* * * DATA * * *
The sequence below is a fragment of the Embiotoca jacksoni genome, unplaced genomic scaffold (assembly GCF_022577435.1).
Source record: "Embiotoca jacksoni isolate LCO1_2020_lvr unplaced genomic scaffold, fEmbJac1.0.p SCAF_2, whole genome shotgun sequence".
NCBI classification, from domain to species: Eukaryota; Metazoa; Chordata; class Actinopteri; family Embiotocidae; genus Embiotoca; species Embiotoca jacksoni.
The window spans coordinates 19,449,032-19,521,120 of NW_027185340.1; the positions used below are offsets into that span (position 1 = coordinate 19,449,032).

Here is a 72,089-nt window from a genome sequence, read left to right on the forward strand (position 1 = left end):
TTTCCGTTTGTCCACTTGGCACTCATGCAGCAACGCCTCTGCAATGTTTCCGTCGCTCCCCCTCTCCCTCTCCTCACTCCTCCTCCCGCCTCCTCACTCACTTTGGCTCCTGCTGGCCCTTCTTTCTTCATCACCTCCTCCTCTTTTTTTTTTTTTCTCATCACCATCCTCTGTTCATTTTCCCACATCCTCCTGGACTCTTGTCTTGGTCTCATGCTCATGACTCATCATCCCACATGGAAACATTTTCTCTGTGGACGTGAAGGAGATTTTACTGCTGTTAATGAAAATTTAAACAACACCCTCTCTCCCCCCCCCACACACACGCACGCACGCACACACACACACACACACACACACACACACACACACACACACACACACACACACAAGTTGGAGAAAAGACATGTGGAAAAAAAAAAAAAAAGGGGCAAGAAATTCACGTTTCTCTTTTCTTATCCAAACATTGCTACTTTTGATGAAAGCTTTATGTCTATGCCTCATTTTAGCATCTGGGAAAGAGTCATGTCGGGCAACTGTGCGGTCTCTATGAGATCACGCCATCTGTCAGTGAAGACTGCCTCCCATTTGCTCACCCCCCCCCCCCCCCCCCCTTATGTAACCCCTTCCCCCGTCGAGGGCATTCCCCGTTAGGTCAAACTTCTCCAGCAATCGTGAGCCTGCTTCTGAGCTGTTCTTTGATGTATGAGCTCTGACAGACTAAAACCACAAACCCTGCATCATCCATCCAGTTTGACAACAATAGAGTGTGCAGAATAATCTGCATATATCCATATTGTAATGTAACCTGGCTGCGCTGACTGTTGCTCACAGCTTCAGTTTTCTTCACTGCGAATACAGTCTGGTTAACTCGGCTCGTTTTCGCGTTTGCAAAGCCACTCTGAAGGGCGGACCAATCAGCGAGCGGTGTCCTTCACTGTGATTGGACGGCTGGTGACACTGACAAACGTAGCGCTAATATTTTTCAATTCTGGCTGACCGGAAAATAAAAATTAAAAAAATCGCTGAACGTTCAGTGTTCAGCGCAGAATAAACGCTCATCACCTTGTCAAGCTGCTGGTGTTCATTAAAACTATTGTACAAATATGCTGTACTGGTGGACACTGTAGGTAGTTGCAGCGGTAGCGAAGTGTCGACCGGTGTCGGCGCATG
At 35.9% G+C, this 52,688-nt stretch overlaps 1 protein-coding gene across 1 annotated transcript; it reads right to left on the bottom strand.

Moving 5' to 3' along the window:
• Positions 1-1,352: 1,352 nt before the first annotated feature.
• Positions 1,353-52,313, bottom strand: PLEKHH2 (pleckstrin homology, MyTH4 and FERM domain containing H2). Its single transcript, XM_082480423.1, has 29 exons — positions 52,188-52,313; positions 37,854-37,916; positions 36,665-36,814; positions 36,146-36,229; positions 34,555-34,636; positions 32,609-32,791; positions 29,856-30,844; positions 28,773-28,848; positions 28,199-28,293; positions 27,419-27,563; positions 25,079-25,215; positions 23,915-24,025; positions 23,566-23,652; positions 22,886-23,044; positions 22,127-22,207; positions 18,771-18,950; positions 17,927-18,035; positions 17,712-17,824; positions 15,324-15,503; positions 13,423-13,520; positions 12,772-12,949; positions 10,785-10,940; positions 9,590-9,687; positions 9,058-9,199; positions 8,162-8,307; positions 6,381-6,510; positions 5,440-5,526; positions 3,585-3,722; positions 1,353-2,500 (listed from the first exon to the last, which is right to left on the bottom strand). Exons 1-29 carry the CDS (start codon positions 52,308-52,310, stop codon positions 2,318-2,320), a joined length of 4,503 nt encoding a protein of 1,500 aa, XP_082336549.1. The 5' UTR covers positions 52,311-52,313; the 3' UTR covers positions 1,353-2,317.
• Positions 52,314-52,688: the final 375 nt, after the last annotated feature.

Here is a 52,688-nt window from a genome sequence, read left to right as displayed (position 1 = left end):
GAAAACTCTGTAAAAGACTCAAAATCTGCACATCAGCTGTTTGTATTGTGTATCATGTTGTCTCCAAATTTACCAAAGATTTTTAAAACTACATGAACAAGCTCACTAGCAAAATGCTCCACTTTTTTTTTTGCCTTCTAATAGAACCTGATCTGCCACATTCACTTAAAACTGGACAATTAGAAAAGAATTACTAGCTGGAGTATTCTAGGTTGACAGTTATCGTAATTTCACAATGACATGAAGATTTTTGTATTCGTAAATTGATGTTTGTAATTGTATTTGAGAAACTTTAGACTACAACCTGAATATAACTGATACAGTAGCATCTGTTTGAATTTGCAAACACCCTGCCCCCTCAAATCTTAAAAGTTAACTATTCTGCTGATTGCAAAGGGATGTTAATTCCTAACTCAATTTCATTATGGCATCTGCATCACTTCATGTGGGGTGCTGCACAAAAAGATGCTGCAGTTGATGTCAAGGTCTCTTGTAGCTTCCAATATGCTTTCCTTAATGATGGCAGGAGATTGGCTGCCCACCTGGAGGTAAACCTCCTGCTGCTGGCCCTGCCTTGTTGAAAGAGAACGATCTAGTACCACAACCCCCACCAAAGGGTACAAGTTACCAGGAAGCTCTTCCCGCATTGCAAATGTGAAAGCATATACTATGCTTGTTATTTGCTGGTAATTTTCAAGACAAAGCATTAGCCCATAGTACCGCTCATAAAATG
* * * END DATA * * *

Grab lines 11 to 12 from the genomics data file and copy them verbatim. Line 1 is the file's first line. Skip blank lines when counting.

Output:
• Positions 52,314-52,688: the final 375 nt, after the last annotated feature.

Here is a 52,688-nt window from a genome sequence, read left to right as displayed (position 1 = left end):